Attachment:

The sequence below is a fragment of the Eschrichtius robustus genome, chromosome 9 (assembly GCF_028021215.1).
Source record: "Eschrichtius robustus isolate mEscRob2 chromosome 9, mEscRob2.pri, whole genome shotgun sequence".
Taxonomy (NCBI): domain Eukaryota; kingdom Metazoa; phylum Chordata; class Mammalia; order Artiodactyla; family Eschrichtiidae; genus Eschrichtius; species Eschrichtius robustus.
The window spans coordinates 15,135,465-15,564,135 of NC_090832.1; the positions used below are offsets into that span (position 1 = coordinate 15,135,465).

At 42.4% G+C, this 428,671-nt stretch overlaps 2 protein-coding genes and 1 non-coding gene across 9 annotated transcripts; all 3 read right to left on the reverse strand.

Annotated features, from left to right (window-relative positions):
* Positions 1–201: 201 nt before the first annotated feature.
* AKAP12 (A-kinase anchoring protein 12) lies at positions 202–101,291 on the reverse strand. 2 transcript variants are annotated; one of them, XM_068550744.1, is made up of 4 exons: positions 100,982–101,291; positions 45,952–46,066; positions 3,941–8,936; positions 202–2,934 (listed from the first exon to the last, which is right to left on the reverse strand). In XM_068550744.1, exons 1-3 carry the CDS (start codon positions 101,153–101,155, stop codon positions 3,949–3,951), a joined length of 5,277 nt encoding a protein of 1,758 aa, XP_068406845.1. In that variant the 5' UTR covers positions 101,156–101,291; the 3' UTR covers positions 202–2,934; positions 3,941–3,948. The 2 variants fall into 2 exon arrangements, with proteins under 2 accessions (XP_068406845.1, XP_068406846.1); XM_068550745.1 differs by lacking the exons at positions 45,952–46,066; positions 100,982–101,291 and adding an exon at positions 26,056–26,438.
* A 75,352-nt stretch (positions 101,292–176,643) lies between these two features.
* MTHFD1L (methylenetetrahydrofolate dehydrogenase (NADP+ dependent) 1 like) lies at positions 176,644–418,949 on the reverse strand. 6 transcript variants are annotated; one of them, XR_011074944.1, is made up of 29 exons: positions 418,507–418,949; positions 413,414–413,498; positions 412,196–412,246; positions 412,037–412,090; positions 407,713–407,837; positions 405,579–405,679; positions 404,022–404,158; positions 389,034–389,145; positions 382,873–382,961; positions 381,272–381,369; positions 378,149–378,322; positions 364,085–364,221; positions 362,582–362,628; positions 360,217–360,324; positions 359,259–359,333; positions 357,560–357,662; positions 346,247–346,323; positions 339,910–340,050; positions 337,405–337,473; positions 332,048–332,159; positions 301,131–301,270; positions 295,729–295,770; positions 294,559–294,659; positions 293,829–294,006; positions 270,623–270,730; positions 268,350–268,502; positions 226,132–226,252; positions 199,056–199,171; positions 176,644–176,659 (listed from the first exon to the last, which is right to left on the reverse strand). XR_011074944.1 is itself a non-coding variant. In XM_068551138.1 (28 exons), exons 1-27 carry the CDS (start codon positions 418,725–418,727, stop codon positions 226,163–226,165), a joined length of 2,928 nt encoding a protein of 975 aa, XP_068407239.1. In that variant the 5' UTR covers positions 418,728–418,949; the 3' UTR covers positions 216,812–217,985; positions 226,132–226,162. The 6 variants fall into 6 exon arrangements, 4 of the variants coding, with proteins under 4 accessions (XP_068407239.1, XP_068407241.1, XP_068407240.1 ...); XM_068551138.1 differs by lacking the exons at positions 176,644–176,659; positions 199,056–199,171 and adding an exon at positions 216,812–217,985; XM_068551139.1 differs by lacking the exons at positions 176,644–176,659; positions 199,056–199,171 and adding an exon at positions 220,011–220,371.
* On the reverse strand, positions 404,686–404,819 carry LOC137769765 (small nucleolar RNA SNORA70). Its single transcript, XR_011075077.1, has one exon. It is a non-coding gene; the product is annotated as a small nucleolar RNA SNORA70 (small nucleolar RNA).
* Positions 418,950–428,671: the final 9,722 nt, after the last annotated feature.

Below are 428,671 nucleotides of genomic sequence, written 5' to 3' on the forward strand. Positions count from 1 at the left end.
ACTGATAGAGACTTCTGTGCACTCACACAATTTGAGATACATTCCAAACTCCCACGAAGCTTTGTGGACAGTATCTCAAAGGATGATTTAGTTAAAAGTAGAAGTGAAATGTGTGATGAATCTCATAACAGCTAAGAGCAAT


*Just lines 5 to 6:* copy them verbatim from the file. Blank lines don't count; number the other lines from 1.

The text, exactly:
At 42.4% G+C, this 428,671-nt stretch overlaps 2 protein-coding genes and 1 non-coding gene across 9 annotated transcripts; all 3 read right to left on the reverse strand.

Annotated features, from left to right (window-relative positions):